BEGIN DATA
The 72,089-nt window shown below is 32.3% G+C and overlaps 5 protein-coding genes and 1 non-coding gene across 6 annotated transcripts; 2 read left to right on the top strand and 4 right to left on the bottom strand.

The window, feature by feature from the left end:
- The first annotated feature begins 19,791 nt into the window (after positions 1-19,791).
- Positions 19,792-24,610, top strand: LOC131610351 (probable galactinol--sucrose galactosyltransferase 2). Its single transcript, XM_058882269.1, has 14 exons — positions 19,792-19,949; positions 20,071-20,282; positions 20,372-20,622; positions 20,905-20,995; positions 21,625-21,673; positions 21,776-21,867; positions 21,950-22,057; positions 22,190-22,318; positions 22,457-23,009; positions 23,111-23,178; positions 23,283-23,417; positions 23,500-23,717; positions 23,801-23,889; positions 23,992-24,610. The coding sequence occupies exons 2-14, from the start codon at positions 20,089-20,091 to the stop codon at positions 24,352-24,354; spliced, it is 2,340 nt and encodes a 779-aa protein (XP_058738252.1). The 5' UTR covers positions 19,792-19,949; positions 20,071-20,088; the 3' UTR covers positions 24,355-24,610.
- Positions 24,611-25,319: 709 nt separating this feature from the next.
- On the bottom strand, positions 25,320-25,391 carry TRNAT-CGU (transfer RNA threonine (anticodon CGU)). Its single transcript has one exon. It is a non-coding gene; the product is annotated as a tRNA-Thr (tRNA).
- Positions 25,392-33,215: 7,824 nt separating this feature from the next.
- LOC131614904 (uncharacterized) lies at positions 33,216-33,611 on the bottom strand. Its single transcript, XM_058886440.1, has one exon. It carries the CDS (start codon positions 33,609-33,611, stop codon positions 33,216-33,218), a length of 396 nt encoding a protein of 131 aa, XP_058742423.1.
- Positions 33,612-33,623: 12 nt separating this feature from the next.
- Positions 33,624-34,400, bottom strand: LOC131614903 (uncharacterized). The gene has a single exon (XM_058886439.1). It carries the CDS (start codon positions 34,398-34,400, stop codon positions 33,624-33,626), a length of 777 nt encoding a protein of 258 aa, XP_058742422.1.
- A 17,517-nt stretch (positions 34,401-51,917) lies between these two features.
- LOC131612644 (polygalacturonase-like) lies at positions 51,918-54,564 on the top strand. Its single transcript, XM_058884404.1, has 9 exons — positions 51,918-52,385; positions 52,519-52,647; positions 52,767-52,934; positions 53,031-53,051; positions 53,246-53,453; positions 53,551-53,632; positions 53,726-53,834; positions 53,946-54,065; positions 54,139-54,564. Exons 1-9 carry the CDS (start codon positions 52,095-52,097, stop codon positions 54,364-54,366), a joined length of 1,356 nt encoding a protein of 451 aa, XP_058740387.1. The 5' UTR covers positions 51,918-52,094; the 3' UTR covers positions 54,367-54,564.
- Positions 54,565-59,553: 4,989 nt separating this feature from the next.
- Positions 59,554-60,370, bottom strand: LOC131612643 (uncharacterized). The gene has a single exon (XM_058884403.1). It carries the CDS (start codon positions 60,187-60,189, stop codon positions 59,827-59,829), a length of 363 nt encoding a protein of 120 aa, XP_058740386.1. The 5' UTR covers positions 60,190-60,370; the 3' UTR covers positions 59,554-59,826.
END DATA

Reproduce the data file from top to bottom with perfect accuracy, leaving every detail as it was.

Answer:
The 72,089-nt window shown below is 32.3% G+C and overlaps 5 protein-coding genes and 1 non-coding gene across 6 annotated transcripts; 2 read left to right on the top strand and 4 right to left on the bottom strand.

The window, feature by feature from the left end:
- The first annotated feature begins 19,791 nt into the window (after positions 1-19,791).
- Positions 19,792-24,610, top strand: LOC131610351 (probable galactinol--sucrose galactosyltransferase 2). Its single transcript, XM_058882269.1, has 14 exons — positions 19,792-19,949; positions 20,071-20,282; positions 20,372-20,622; positions 20,905-20,995; positions 21,625-21,673; positions 21,776-21,867; positions 21,950-22,057; positions 22,190-22,318; positions 22,457-23,009; positions 23,111-23,178; positions 23,283-23,417; positions 23,500-23,717; positions 23,801-23,889; positions 23,992-24,610. The coding sequence occupies exons 2-14, from the start codon at positions 20,089-20,091 to the stop codon at positions 24,352-24,354; spliced, it is 2,340 nt and encodes a 779-aa protein (XP_058738252.1). The 5' UTR covers positions 19,792-19,949; positions 20,071-20,088; the 3' UTR covers positions 24,355-24,610.
- Positions 24,611-25,319: 709 nt separating this feature from the next.
- On the bottom strand, positions 25,320-25,391 carry TRNAT-CGU (transfer RNA threonine (anticodon CGU)). Its single transcript has one exon. It is a non-coding gene; the product is annotated as a tRNA-Thr (tRNA).
- Positions 25,392-33,215: 7,824 nt separating this feature from the next.
- LOC131614904 (uncharacterized) lies at positions 33,216-33,611 on the bottom strand. Its single transcript, XM_058886440.1, has one exon. It carries the CDS (start codon positions 33,609-33,611, stop codon positions 33,216-33,218), a length of 396 nt encoding a protein of 131 aa, XP_058742423.1.
- Positions 33,612-33,623: 12 nt separating this feature from the next.
- Positions 33,624-34,400, bottom strand: LOC131614903 (uncharacterized). The gene has a single exon (XM_058886439.1). It carries the CDS (start codon positions 34,398-34,400, stop codon positions 33,624-33,626), a length of 777 nt encoding a protein of 258 aa, XP_058742422.1.
- A 17,517-nt stretch (positions 34,401-51,917) lies between these two features.
- LOC131612644 (polygalacturonase-like) lies at positions 51,918-54,564 on the top strand. Its single transcript, XM_058884404.1, has 9 exons — positions 51,918-52,385; positions 52,519-52,647; positions 52,767-52,934; positions 53,031-53,051; positions 53,246-53,453; positions 53,551-53,632; positions 53,726-53,834; positions 53,946-54,065; positions 54,139-54,564. Exons 1-9 carry the CDS (start codon positions 52,095-52,097, stop codon positions 54,364-54,366), a joined length of 1,356 nt encoding a protein of 451 aa, XP_058740387.1. The 5' UTR covers positions 51,918-52,094; the 3' UTR covers positions 54,367-54,564.
- Positions 54,565-59,553: 4,989 nt separating this feature from the next.
- Positions 59,554-60,370, bottom strand: LOC131612643 (uncharacterized). The gene has a single exon (XM_058884403.1). It carries the CDS (start codon positions 60,187-60,189, stop codon positions 59,827-59,829), a length of 363 nt encoding a protein of 120 aa, XP_058740386.1. The 5' UTR covers positions 60,190-60,370; the 3' UTR covers positions 59,554-59,826.